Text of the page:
Something of a late-nineties offshoot from Cubanate by Marc Heal, that at points in particular isn’t a million miles from the parent band sound. Homemovies is one such song, with a dense, rumbling groove of a rhythm pattern that nods to a couple of Cubanate songs, while Marc Heal’s lyrics are rather buried deep in the mix. The curious bit of this track is why it is relevant here, as significant portions of the song have a catchy whistled melody floating on top: and thus becomes one of the few electro-industrial songs to feature whistling at all.
/The Good, The Bad and the Ugly (Main Theme)
/The Good, the Bad and the Ugly: Original Motion Picture Soundtrack
Probably the greatest film composer of all, Ennio Morricone wrote over 400 such musical scores for film and television, and a number of his works have become more famous than the films themselves. His awesome theme for The Good, The Bad and the Ugly has elements of triumphalism, but also moments of deep sadness and isolation, much as the film has giant, open spaces in both the landscapes and the dialogue, as if not everything needs to be said and/or spelled out. And while it isn’t the main element, the whistling refrain used within the theme is a perfect, necessary part of the wider whole.
/Pills ‘n’ Thrills and Bellyaches
I’ve no idea what Shaun Ryder was on about during this, or many of his other songs – even if the bulk of this song is a major reworking of John Kongos‘ He’s Gonna Step On You Again, Ryder still adds his own weirdness to it. Pretty much the peak of what the band would do – the following album Yes Please! saw the band in the Barbados to record it, with drugs and injuries dragging the band down – here they were effortlessly crossing the lines between indie rock and dance in ways few other bands did as well, and the whistling is just another surreal element that works so well I couldn’t imagine the song without it now.
Roxette are one of those bands who were so enormously successful that it’s easy to forget that their phase of chart dominance lasted a surprisingly short time. The last of their four US number ones was this outstanding single, the title track to their third album. It has a monstrous, glam stomp to it, and initially appears to be a Per Gessle song, before Marie Fredriksson crashes in with a whistled refrain, that leads into a skyscraping chorus of such perfection that I’ve still got it as an earworm days after I first thought about including it.
Sadly Marie Fredriksson died in late 2019, after 17 years of dealing with cancer.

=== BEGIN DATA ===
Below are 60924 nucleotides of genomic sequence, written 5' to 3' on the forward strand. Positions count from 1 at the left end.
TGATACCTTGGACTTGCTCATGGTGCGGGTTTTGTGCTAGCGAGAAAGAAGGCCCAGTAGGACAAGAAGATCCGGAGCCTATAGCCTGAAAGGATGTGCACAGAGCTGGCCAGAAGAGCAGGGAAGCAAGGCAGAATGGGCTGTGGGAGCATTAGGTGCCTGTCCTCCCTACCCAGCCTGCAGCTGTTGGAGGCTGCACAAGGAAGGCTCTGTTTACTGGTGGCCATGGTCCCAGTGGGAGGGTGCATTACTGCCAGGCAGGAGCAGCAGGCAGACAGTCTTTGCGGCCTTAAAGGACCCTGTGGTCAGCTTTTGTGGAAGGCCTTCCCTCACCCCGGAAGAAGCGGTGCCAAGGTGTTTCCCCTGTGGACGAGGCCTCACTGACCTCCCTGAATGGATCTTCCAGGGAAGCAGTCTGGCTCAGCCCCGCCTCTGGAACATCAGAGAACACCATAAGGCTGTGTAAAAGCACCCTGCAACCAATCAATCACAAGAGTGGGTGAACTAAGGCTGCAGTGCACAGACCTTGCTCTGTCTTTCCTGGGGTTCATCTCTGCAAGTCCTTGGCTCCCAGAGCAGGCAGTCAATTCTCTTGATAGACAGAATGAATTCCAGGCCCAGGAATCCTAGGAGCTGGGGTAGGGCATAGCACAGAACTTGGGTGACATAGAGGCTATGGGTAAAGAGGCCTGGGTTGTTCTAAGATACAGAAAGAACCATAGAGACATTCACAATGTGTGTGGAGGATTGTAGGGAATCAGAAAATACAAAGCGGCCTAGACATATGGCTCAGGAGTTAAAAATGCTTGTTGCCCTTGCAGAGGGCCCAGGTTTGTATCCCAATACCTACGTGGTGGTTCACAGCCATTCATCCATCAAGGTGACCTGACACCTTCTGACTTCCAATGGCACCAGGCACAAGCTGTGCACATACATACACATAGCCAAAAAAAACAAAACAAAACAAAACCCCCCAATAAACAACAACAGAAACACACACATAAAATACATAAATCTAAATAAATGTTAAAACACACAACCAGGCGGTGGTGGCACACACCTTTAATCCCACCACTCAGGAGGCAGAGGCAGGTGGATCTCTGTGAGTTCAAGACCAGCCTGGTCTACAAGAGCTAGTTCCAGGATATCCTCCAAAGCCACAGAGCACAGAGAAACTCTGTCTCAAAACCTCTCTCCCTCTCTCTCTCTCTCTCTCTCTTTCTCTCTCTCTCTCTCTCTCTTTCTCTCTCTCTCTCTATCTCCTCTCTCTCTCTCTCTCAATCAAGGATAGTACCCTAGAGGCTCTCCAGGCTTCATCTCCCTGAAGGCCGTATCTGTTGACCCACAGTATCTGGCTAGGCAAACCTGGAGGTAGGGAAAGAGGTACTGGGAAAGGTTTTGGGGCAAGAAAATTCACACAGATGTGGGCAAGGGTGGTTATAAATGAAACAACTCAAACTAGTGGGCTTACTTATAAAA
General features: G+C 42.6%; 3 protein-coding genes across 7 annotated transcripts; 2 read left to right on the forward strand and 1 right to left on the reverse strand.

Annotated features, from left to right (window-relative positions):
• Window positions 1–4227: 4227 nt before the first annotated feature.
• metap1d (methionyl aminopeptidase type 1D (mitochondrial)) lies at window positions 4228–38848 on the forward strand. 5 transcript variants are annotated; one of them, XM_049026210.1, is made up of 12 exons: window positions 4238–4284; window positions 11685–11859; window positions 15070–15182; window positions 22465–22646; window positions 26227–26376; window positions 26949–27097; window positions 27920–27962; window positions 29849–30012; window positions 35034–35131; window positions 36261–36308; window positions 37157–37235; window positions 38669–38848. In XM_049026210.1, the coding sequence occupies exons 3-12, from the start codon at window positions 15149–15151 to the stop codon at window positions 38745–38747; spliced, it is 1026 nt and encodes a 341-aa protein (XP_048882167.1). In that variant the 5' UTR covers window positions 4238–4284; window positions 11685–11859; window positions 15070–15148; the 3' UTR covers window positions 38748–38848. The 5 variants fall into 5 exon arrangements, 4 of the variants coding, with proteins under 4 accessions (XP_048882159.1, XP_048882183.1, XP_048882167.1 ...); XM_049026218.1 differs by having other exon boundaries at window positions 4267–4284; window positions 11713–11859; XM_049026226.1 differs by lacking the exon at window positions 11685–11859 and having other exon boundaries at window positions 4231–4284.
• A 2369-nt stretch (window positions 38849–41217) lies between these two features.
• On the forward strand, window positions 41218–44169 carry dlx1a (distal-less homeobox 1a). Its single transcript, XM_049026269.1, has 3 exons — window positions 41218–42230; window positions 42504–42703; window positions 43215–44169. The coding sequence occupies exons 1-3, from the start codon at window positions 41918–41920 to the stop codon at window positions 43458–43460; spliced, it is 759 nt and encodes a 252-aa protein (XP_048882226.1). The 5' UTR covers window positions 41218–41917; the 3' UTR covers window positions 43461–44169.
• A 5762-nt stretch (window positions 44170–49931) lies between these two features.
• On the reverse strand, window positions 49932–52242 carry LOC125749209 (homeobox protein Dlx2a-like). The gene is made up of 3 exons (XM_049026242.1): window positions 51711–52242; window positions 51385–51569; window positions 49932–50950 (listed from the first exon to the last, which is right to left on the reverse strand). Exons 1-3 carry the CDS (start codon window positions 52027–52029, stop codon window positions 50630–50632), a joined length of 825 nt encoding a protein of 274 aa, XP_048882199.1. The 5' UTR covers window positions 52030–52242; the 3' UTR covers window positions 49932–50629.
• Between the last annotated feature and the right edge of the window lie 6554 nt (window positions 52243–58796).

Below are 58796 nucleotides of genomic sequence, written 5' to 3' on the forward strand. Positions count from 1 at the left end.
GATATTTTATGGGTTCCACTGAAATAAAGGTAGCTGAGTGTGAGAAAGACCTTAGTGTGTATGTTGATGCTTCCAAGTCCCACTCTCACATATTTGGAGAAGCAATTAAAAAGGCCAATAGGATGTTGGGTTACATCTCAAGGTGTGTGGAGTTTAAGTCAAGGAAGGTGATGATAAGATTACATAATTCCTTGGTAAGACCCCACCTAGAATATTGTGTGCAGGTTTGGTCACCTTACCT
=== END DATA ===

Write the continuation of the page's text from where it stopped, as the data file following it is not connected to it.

As with much of the remarkable collaboration between The Dust Brothers and Beck that was Odelay, significant elements of many of the songs are samples of long-forgotten songs, and it turns out that the whistling that opens Sissyneck was sampled entirely from The Moog and Me by pianist and early Moog user Dick Hyman. Likewise other significant elements of the song come from other sources, but the genius of creation here was to use those samples as jump-off, and here the whistling heralds a song that somehow switches effortlessly between lo-fi hip-hop and drowsy Americana to glorious effect.
/Father John Misty
/God’s Favorite Customer
A song that was rather played to death on BBC 6 Music when it was released, I don’t think I’d paid too much attention to the lyrics before, which appear to broadly be a litany of comments and complaints about the eponymous character (basically Misty himself) from hotel staff (what a bundle of fun they must be for the staff, too). As for the whistling? That’s the entire thirty-second coda that closes the song, and it’s…well, a way to close the song off, I guess.
We close this week with the frankly obvious song to be featured, and was always going to be included. The extraordinary closer to the film Monty Python’s Life of Brian – which poked fun at religion in ways that saw it banned in a number of countries for some time, and the song itself is sung by Eric Idle as one of the other people being crucified, trying to cheer up Brian as he awaits his fate (!). In one of those funny ironies, the song quickly gained a life of it’s own, becoming a regular song at funerals and commemorations, and gloriously featured in the 2012 Olympics Closing Ceremony, with an entire stadium (and probably all the viewers too) singing – and whistling – along. The whistling, by the way, was provided by Neil Innes of the Bonzo Dog Doo-Dah Band…
Go on, you know it. Get whistling: “Always look on the bright side of life…”“